If you notice any pollution, please contact the Pollution Hotline 24/7 on (03) 366 4663 in Christchurch or 0800 76 55 88 outside of Christchurch.
Sewage from many communities is collected via a network of pipes and pumped to a central facility, where it is treated before being discharged to the environment. Sewage consists mostly of water, but also contains organic material and micro-organisms including pathogens. There are a number of factors that can cause sewage to get into the water before it is fully treated. The main ones include:
There are also other sources of sewage:
Rainwater collected from roofs, driveways, roads, car parks and other sealed surfaces is often piped directly to rivers, lakes and the sea without treatment. During its travels the water (stormwater) collects a number of contaminants along the way. This includes waste from domestic animals, which collects on footpaths, gutters and lawns.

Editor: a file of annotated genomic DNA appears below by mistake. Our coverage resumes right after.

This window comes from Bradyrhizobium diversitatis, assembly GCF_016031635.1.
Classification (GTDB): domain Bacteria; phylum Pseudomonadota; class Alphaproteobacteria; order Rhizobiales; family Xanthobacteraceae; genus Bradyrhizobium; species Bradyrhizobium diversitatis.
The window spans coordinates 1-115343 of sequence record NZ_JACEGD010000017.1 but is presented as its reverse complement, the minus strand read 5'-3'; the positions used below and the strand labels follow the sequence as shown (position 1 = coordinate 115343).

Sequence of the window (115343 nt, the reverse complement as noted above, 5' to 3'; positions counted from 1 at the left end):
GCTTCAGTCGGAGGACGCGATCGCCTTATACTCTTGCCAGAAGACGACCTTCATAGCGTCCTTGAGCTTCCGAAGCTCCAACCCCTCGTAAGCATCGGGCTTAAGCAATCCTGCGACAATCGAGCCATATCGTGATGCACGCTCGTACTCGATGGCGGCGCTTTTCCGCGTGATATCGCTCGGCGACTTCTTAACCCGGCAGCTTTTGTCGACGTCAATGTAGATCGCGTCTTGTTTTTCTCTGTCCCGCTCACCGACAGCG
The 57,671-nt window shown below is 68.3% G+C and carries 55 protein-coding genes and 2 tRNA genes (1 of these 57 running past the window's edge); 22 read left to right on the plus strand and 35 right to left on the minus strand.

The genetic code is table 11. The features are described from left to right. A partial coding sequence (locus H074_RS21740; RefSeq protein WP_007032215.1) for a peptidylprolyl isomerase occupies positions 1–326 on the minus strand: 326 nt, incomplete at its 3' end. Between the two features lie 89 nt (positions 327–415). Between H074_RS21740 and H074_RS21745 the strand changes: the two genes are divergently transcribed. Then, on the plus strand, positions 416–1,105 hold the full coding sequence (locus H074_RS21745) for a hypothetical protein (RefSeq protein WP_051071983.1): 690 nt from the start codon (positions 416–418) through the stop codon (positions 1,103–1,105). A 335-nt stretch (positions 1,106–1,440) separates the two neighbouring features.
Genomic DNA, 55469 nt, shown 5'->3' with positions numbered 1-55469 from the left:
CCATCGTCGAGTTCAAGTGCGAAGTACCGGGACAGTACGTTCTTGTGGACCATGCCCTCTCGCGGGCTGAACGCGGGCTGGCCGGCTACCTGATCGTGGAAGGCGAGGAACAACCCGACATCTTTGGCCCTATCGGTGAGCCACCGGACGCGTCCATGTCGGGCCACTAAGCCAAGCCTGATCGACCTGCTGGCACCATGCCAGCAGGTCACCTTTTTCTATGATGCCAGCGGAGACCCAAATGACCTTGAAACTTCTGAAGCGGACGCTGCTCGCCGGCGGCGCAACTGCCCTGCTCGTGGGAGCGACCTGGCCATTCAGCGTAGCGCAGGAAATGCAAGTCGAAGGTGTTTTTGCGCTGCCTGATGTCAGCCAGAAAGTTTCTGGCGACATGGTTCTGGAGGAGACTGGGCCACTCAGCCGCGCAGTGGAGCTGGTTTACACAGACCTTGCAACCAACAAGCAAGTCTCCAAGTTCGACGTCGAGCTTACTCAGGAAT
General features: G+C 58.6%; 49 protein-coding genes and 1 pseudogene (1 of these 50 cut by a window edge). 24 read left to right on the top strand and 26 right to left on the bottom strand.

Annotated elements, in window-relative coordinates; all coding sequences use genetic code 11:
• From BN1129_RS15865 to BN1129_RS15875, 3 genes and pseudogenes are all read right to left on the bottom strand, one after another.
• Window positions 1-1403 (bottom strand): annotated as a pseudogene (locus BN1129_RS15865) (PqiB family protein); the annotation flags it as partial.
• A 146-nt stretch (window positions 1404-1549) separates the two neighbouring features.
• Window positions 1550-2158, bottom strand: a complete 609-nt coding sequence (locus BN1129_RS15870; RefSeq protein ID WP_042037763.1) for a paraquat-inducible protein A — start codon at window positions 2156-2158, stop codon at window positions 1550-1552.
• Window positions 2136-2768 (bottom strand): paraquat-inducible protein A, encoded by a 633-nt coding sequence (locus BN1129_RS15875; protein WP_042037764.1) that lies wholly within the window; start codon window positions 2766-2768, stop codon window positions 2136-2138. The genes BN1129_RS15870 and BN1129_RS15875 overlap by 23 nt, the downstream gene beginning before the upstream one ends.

Farm run-off, can add significantly to the contamination of waterways. Apart from farm oxidation ponds that have been shown to contain high levels of pathogens, a large amount of animal waste ends up on the paddock. Depending on a number of factors – including distance to the nearest stream, rainfall intensity and stock numbers - faecal material ends up in waterways. Where stock has access to streams and rivers for drinking water, excrement may be deposited directly into the water.
In some water bodies, birds can accumulate in very large numbers because of food supply and breeding needs. Bird faeces can sometimes contain pathogens that can be harmful to humans.
(03) 353 9007
0800 324 636 (EC INFO)
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